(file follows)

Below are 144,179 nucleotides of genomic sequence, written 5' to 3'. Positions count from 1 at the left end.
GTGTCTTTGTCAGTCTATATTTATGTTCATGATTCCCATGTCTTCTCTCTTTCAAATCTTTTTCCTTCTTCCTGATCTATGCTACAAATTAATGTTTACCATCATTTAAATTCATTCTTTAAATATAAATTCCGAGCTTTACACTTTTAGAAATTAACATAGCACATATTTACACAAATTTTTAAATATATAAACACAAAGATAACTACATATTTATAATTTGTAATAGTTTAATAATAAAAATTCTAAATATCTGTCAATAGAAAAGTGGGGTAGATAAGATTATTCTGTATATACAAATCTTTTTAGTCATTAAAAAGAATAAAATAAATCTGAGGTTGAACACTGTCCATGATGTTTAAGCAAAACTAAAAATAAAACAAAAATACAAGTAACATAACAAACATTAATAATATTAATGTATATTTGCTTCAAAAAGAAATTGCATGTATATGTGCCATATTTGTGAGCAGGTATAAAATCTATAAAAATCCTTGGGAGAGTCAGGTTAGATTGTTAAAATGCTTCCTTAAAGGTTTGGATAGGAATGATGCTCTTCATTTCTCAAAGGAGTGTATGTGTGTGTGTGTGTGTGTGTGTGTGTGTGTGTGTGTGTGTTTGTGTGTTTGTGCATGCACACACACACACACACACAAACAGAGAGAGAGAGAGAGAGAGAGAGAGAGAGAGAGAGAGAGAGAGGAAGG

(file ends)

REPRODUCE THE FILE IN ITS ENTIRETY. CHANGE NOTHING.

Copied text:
Below are 144,179 nucleotides of genomic sequence, written 5' to 3'. Positions count from 1 at the left end.
GTGTCTTTGTCAGTCTATATTTATGTTCATGATTCCCATGTCTTCTCTCTTTCAAATCTTTTTCCTTCTTCCTGATCTATGCTACAAATTAATGTTTACCATCATTTAAATTCATTCTTTAAATATAAATTCCGAGCTTTACACTTTTAGAAATTAACATAGCACATATTTACACAAATTTTTAAATATATAAACACAAAGATAACTACATATTTATAATTTGTAATAGTTTAATAATAAAAATTCTAAATATCTGTCAATAGAAAAGTGGGGTAGATAAGATTATTCTGTATATACAAATCTTTTTAGTCATTAAAAAGAATAAAATAAATCTGAGGTTGAACACTGTCCATGATGTTTAAGCAAAACTAAAAATAAAACAAAAATACAAGTAACATAACAAACATTAATAATATTAATGTATATTTGCTTCAAAAAGAAATTGCATGTATATGTGCCATATTTGTGAGCAGGTATAAAATCTATAAAAATCCTTGGGAGAGTCAGGTTAGATTGTTAAAATGCTTCCTTAAAGGTTTGGATAGGAATGATGCTCTTCATTTCTCAAAGGAGTGTATGTGTGTGTGTGTGTGTGTGTGTGTGTGTGTGTGTGTGTGTTTGTGTGTTTGTGCATGCACACACACACACACACACAAACAGAGAGAGAGAGAGAGAGAGAGAGAGAGAGAGAGAGAGAGAGAGGAAGG